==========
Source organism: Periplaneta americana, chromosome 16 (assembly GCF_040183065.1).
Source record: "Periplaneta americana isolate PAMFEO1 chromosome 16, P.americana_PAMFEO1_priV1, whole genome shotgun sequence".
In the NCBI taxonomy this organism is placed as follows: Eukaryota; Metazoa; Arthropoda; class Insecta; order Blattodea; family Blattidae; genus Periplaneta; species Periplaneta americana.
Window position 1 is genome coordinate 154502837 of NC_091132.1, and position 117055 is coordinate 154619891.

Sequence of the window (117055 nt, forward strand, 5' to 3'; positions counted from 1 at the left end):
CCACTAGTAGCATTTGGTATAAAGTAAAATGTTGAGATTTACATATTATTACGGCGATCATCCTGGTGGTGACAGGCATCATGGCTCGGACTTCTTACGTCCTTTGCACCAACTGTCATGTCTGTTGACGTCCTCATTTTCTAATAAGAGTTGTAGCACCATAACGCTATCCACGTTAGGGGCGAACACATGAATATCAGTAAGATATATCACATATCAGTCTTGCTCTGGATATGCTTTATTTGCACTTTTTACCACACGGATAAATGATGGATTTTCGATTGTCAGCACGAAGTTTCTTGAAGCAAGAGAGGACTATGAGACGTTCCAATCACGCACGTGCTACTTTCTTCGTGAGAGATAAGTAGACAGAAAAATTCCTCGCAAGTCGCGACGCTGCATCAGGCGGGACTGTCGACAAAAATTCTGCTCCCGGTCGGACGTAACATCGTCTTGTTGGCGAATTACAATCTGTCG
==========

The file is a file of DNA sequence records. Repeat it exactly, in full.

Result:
Source organism: Periplaneta americana, chromosome 16 (assembly GCF_040183065.1).
Source record: "Periplaneta americana isolate PAMFEO1 chromosome 16, P.americana_PAMFEO1_priV1, whole genome shotgun sequence".
In the NCBI taxonomy this organism is placed as follows: Eukaryota; Metazoa; Arthropoda; class Insecta; order Blattodea; family Blattidae; genus Periplaneta; species Periplaneta americana.
Window position 1 is genome coordinate 154502837 of NC_091132.1, and position 117055 is coordinate 154619891.

Sequence of the window (117055 nt, forward strand, 5' to 3'; positions counted from 1 at the left end):
CCACTAGTAGCATTTGGTATAAAGTAAAATGTTGAGATTTACATATTATTACGGCGATCATCCTGGTGGTGACAGGCATCATGGCTCGGACTTCTTACGTCCTTTGCACCAACTGTCATGTCTGTTGACGTCCTCATTTTCTAATAAGAGTTGTAGCACCATAACGCTATCCACGTTAGGGGCGAACACATGAATATCAGTAAGATATATCACATATCAGTCTTGCTCTGGATATGCTTTATTTGCACTTTTTACCACACGGATAAATGATGGATTTTCGATTGTCAGCACGAAGTTTCTTGAAGCAAGAGAGGACTATGAGACGTTCCAATCACGCACGTGCTACTTTCTTCGTGAGAGATAAGTAGACAGAAAAATTCCTCGCAAGTCGCGACGCTGCATCAGGCGGGACTGTCGACAAAAATTCTGCTCCCGGTCGGACGTAACATCGTCTTGTTGGCGAATTACAATCTGTCG